Intel sold its smartphone modem chip business to Apple at "a multi-billion dollar loss," the U.S. chipmaker said in a court filing on Friday, alleging that rival Qualcomm forced it out of the market.
Intel on Friday filed a brief supporting the Federal Trade Commission (FTC) and opposing Qualcomm’s appeal of the judgment rendered in May against Qualcomm by the United States District Court, Northern District of California. The District Court found that “Qualcomm’s licensing practices have strangled competition in the CDMA and premium LTE modem chip markets for years, and harmed rivals, OEMs and end consumers.” The District Court also found that Qualcomm’s conduct “unfairly tends to destroy competition itself.”
Steven R. Rodgers, executive vice president and general counsel at Intel Corp., said that his company agrees with the District Court’s findings. "Intel suffered the brunt of Qualcomm’s anticompetitive behavior, was denied opportunities in the modem market, was prevented from making sales to customers and was forced to sell at prices artificially skewed by Qualcomm. We filed the brief because we believe it is important for the Court of Appeals to hear our perspective," he said.
Qualcomm is the last surviving U.S. supplier of premium modem chips. According to Rodgers, Qualcomm's rivals in the market did not fail simply because “they did not offer good enough chips at low enough prices.” Instead, as detailed in the District Court’s opinion and in Intel's brief, "Qualcomm maintained its monopoly through a brazen scheme carefully crafted and implemented over many years. This scheme consists of a web of anticompetitive conduct designed to allow Qualcomm to coerce customers, tilt the competitive playing field and exclude competitors, all the while shielding itself from legal scrutiny and capturing billions in unlawful gains."
Rodgers said that the victims were Qualcomm’s own customers (original equipment manufacturers or OEMs), the long list of competitors it forced out of the modem chip market, including Intel, and ultimately consumers. Intel fought for nearly a decade to build a profitable modem chip business. Rodgers said that Intel invested billions, hired thousands, acquired two companies and built world-class products that eventually made their way into Apple’s iPhones, including the most recently released iPhone 11. But Rodgers says that Intel "could not overcome the artificial and insurmountable barriers to fair competition created by Qualcomm’s scheme and was forced to exit the market this year."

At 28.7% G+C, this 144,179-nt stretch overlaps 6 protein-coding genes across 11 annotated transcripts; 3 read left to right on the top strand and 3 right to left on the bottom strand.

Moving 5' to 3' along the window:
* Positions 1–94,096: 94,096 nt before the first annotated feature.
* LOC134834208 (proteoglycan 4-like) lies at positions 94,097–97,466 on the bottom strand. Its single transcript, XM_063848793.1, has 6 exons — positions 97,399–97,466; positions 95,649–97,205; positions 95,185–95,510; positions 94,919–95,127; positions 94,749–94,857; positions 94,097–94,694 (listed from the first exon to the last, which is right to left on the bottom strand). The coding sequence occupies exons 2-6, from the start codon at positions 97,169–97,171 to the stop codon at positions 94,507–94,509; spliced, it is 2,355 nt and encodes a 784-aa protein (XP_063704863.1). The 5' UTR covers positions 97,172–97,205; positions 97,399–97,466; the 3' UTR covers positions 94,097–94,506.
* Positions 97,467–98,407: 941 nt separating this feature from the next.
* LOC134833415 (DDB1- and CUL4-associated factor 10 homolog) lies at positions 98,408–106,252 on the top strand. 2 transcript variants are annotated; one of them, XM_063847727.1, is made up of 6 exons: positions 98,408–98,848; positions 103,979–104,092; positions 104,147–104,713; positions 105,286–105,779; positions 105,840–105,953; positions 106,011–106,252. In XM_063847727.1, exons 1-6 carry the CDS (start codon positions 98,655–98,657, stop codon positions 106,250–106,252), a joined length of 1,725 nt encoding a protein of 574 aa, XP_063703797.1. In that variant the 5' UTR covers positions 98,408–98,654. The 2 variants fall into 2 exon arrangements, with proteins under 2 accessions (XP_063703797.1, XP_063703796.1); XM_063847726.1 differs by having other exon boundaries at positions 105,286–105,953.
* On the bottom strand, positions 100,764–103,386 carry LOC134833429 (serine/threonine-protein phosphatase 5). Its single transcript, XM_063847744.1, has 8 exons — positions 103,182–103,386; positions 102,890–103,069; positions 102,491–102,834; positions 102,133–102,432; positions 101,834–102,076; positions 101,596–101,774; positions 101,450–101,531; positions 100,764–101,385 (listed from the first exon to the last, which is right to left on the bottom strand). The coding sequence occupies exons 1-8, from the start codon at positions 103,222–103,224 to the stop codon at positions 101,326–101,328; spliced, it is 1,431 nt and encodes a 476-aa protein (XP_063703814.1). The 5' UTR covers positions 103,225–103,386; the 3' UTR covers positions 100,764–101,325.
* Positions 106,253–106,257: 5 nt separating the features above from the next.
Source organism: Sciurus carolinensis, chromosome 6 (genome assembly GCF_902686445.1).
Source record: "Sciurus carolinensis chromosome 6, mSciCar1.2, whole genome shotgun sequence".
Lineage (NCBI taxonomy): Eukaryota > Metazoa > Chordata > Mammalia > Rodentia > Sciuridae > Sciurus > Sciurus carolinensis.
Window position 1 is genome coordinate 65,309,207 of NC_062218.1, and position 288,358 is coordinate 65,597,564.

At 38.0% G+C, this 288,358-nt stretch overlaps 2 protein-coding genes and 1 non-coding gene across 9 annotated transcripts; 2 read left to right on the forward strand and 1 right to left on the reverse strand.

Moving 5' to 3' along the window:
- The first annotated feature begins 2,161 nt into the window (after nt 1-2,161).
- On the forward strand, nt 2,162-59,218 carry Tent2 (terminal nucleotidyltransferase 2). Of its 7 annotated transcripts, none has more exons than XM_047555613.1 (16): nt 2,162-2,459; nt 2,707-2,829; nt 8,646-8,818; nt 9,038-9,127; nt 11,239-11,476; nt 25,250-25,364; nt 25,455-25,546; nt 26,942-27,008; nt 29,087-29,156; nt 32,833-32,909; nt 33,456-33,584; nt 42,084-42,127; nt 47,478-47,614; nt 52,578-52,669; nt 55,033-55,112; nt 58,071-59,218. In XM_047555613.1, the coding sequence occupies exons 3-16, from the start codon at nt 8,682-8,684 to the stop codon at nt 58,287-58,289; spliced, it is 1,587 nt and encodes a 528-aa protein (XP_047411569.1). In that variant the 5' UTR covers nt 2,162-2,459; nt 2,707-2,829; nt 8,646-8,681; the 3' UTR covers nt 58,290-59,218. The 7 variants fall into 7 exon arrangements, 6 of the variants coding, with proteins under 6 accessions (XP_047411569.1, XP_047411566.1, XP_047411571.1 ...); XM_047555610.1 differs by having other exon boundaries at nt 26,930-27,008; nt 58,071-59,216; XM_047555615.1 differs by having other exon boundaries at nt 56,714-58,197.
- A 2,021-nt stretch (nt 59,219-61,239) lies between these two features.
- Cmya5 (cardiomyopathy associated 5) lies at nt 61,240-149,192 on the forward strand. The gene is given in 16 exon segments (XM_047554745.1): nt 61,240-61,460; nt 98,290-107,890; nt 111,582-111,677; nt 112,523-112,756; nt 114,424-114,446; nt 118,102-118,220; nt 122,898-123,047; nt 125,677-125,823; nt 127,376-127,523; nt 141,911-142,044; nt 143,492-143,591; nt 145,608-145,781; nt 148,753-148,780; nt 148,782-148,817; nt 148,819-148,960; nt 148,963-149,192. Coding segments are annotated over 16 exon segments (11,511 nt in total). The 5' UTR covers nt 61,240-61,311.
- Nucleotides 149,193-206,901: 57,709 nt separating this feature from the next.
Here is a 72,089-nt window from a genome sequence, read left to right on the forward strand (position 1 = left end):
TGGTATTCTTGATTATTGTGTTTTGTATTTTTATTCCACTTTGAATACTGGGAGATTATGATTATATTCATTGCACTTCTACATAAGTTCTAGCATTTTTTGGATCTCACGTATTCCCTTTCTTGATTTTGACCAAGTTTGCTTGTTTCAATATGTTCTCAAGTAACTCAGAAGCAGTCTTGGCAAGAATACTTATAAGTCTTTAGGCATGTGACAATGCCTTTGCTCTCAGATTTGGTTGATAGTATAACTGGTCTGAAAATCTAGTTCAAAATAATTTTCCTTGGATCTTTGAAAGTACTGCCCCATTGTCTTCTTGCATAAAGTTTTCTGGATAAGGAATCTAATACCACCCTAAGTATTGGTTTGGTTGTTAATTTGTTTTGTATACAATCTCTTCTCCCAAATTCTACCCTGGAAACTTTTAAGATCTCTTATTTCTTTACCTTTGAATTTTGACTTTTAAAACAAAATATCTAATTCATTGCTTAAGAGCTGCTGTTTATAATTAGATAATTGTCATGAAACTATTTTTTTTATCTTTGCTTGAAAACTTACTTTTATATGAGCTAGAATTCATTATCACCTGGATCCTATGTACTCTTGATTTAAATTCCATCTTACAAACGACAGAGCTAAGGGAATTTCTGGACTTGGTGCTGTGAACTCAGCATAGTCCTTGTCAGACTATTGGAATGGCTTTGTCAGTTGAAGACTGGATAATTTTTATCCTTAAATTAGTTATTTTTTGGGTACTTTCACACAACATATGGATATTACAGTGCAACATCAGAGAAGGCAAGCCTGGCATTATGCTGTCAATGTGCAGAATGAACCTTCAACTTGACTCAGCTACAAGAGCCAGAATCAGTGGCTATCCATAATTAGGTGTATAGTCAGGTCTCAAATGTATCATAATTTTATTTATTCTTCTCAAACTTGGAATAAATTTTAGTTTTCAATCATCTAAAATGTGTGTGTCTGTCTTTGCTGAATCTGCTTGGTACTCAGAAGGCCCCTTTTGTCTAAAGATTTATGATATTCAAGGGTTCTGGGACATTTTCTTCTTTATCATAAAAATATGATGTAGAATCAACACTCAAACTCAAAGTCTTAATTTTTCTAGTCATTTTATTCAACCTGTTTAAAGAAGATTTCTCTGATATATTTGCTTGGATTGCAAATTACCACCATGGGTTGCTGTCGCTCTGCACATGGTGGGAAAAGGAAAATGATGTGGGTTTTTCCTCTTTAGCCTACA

As a result of its anticompetitive practices, Qualcomm has been fined nearly $1 billion in China, $850 million in Korea, $1.2 billion by the European Commission and $773 million in Taiwan (later reduced in settlement). The FTC, however, did not seek monetary relief. Instead, it sought injunctive relief to prevent Qualcomm from continuing to engage in its conduct.
Among other things, the District Court prohibited Qualcomm from continuing to implement the central component of its scheme, its coercive “no license, no chips” (NLNC) policy. Under the policy, Qualcomm cuts off handset OEMs’ purchases of modem chips unless they enter into a patent license agreement on Qualcomm’s terms. "These onerous, one-sided terms enable Qualcomm to artificially lower the price of its modems while simultaneously inflating customers’ costs of using modem chips manufactured by competitors, like Intel, by charging royalties as large as the price of the modems themselves," Rodgers added.
Qualcomm has denied the FTC's accusations, and other parts of the U.S. government urged the appeals court to pause enforcement of the FTC ruling against it. In July, the Pentagon and the Department of Energy said Qualcomm was a "trusted" supplier of 5G technology and would be "impossible to replace" in the short term if put out of business.
The cost of cars equipped with ultra-fast 5G wireless technology is likely to go up if microchip supplier Qualcomm’s patent licensing practices fail to change, a trade group representing major automakers and two leading automotive suppliers said in court filings on Friday.
Trade groups representing the U.S. units of BMW, Ford Motor Co, General Motors Co and Toyota Motor Co, among others, made various claims about adverse effects of Qualcomm’s licensing practices in the 9th U.S. Circuit Court of Appeals. Also filing was a unit of German supplier Continental AG and Japan-based Denso Corp.